Modern Blackjack
Team Play

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There are three areas of discussion in this chapter: Analyzing player results for shared-bankroll teams, a few simple big-player sims, and practice for gorilla-style team play.

## Analyzing Player Results

When operating a “shared bankroll” team, there exists an obvious problem in trusting team members to play as they should and accurately report results. It is one thing to evaluate a person’s skills in a test, and another to expect that person to play according to team rules in a casino. However, it is not always practical to follow team members around and observe their play.

 Trial Payoff 1 4.56 2 -25.52 3 39.45 4 -15.49 5 -23.31 6 24.99 7 4.43 8 42.84 9 -10.29 10 66.41 11 24.22 12 -13.67 13 37.89 14 -17.19 15 -1.04 X_avg 9.22 X_sd 28.33 Table 12.2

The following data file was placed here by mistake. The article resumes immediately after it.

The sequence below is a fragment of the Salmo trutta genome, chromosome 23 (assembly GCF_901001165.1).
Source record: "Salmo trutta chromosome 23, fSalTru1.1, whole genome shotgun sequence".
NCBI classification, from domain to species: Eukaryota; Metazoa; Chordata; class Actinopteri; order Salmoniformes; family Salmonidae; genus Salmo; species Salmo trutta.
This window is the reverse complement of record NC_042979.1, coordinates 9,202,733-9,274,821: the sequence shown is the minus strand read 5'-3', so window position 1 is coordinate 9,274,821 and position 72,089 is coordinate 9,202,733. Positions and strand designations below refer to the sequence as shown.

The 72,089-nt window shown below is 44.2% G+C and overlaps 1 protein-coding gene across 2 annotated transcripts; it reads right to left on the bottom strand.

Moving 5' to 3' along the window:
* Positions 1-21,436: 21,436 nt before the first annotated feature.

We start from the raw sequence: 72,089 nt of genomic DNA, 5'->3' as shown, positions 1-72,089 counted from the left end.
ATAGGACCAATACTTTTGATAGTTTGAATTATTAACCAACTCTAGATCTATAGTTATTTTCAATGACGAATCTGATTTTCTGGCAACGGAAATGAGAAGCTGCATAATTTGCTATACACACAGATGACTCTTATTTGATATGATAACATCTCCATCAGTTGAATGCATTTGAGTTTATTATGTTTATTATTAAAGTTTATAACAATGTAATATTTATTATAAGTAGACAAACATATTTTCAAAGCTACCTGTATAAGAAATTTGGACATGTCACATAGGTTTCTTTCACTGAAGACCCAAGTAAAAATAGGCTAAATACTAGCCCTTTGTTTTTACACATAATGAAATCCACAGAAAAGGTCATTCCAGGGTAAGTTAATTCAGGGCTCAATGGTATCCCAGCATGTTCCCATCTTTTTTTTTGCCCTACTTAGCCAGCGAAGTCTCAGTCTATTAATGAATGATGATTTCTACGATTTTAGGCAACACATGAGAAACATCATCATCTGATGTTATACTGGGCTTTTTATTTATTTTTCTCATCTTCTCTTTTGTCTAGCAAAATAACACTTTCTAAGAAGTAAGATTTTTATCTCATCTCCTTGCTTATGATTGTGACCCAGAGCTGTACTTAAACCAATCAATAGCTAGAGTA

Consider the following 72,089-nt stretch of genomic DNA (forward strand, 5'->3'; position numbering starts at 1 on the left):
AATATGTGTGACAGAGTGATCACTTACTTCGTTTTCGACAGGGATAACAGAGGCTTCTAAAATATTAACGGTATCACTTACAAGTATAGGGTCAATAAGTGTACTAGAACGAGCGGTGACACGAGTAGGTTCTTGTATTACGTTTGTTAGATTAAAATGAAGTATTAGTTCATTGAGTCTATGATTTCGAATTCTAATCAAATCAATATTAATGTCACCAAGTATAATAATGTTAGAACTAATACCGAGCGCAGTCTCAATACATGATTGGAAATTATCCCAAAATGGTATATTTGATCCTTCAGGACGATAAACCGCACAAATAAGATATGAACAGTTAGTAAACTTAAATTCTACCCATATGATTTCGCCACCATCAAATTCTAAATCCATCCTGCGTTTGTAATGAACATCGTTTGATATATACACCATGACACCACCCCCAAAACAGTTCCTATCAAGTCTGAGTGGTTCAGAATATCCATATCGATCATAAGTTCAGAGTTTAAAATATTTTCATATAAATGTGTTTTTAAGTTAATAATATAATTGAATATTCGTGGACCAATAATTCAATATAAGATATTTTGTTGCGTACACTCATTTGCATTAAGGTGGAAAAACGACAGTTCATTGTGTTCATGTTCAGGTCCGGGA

Dr. Richard Reid is a retired mathematics professor who created the excellent site www.bjmath.com. He also wrote an eBook titled Dynamic Blackjack that is unfortunately no longer in print. (Is an eBook ever in print?) Dynamic Blackjack included a fascinating chapter on examining team-member results and looking for signals that pointed to problems. As the article is unique, and no longer available, with Richard’s gracious permission I have included an 11-page excerpt here. After the excerpt, I will also discuss free software that I put together that uses the discussed procedures.

The table that you see at the right is from an earlier page in his book and is a sample set of results from 15 sims using SBA, a simulator. Each sim included 48 rounds per shoe over an 8- shoe cycle and will be used to illustrate the math.

As we know, there is always substantial variation in results. The point of the procedure explained in the excerpt is to determine if there are abnormal variations that may signal problems. If so, we then attempt to find a reason.